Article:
A Moment to Reflect on 2013…

The world watched on as Nelson Mandela’s body was transported to its final resting place in his childhood village of Qunu, South Africa this weekend. In the days following his death, we all mourned and remembered and have no doubt resolved to carry on his spirit and determination to continue to fight for social justice.

In the midst of reflecting on Mandela’s life and legacy, we also looked back at the last 12 months of our highlights and victories of 2013, but could not also help but think of other human rights heroes whom we lost this year. Without them, our movement victories would not be possible.

Becky Tarbotton ¡Presente!

Nearly a year ago, the activist community mourned the unexpected loss of Rebecca Tarbotton.

As the Rainforest Action Network’s Executive Director, Becky led the organization with determination and grace, embraced the desire and sought out the opportunity to holistically link environmental and social justice movements. She was a strong woman and leader, fighting, championing and creating a better world for all.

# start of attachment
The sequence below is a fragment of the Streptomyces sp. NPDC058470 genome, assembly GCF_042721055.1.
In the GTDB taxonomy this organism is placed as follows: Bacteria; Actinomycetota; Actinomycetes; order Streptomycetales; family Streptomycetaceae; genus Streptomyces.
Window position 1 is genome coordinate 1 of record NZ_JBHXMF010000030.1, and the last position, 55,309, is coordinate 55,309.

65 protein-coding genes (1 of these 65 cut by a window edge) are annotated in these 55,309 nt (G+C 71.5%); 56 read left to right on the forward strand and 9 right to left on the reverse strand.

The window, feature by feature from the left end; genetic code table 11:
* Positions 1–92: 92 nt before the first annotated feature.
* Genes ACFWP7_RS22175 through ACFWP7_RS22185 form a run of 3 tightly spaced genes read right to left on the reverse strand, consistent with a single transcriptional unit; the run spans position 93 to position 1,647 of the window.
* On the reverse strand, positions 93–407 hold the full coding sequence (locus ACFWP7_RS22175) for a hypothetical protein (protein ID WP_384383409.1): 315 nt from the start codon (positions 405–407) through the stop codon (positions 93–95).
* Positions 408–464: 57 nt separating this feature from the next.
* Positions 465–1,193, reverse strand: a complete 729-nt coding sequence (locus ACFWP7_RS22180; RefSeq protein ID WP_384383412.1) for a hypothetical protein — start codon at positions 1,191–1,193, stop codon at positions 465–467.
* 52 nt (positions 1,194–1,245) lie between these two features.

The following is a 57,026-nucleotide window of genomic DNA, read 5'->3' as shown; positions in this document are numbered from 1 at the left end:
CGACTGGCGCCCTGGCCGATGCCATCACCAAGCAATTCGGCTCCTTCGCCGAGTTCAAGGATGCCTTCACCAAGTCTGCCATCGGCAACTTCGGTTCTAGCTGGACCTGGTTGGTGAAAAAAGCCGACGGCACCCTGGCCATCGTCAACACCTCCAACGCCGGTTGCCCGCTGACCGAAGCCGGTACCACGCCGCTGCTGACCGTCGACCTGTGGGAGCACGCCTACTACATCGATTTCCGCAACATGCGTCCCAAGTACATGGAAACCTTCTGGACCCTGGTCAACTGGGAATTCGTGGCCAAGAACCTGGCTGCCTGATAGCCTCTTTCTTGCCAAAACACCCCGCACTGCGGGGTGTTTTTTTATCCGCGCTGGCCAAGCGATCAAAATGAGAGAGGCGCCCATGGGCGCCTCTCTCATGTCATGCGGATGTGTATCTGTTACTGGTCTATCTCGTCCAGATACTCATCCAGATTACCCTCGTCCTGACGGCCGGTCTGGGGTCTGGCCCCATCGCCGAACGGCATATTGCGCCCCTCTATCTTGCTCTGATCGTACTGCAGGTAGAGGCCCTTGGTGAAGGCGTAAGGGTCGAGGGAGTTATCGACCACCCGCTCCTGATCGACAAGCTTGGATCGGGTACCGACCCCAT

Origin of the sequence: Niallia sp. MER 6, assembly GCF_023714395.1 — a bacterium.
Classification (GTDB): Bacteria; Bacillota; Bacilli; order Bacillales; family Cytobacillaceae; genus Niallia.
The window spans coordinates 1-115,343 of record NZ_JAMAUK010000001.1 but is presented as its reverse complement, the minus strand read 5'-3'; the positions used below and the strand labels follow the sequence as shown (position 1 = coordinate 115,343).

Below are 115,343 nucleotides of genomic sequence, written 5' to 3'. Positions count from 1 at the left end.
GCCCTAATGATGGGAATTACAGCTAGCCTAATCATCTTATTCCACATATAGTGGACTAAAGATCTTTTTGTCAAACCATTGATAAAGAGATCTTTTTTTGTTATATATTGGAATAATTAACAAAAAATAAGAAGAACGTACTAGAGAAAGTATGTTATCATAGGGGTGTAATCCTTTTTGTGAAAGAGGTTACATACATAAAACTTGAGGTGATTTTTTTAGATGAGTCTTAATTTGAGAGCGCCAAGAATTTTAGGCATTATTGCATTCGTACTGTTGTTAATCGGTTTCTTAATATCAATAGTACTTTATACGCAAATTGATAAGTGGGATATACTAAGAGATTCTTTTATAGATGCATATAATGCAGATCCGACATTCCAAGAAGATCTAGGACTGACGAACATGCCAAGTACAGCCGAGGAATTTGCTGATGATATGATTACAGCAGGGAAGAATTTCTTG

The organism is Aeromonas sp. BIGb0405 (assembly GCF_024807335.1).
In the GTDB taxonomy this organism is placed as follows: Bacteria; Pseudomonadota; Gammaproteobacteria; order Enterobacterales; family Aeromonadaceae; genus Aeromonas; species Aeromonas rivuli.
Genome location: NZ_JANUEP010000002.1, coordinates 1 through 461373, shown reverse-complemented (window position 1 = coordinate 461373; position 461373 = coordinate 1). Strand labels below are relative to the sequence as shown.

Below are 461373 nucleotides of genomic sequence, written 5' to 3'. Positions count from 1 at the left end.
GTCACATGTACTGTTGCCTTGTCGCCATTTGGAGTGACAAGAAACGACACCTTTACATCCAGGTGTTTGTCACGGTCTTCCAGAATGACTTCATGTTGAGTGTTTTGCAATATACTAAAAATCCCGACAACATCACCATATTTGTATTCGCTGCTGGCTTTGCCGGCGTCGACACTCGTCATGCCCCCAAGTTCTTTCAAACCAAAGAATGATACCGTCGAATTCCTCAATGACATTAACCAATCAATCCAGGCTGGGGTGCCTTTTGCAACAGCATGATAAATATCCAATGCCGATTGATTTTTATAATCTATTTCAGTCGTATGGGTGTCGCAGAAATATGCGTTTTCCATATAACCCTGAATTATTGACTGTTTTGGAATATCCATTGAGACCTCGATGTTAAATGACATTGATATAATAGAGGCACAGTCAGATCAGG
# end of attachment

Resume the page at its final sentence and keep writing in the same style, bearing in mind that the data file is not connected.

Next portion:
Take action to honor Becky by signing this petition to stop fracking.

Raúl del Águila ¡Presente!

In February, we bid farewell to Fair Trade pioneer, Raúl del Águila. Raúl was the Managing Director of COCLA, a Fairtrade certified cooperative in Peru made up of 23 primary cooperatives. With his own cooperative, they went from selling 2% of their coffee on Fair Trade terms to 40% and used the Fair Trade Premium to open services for victims of domestic violence.

We thank Raúl del Águila for all the work that he has done for producers and the whole Fair Trade system throughout the years. We will continue to take your legacy to build a stronger Fair Trade movement. Our hearts go out to your family, friends, and fellow cooperative members.

Take action to honor Raul by calling on World’s Finest Chocolate to go Fair Trade.

Saul Landau ¡Presente!

Saul Landau was a legendary documentary filmmaker, author, and activist with a prolific body of which work includes more than 40 documentaries and 14 books spanning from an intimate documentary portrait of Fidel Castro, to the indigenous uprising in Chiapas, to the effects of nuclear radiation exposure. Landau’s work was educational, thought provoking, and an inspiration to all of us at Global Exchange.

In particular, Saul Landau was deeply connected to Cuba, and expressed with great clarity the failings of U.S. foreign policy towards the island nation. We honor Saul Landau’s work in both the movement to normalize relations with Cuba and his untiring work to promote justice and equality in all parts of the world.

Take action to honor Saul by supporting the end to the travel ban to Cuba.

Robin U Roberto Romano ¡Presente!

Robin was leading child rights advocate and director of the investigative documentary, Dark Side of Chocolate, which looked into the realities of child labor and trafficking in the West African cocoa industry. International Labor Rights Forum’s Judy Gearhart had this to say about the passing of Robin: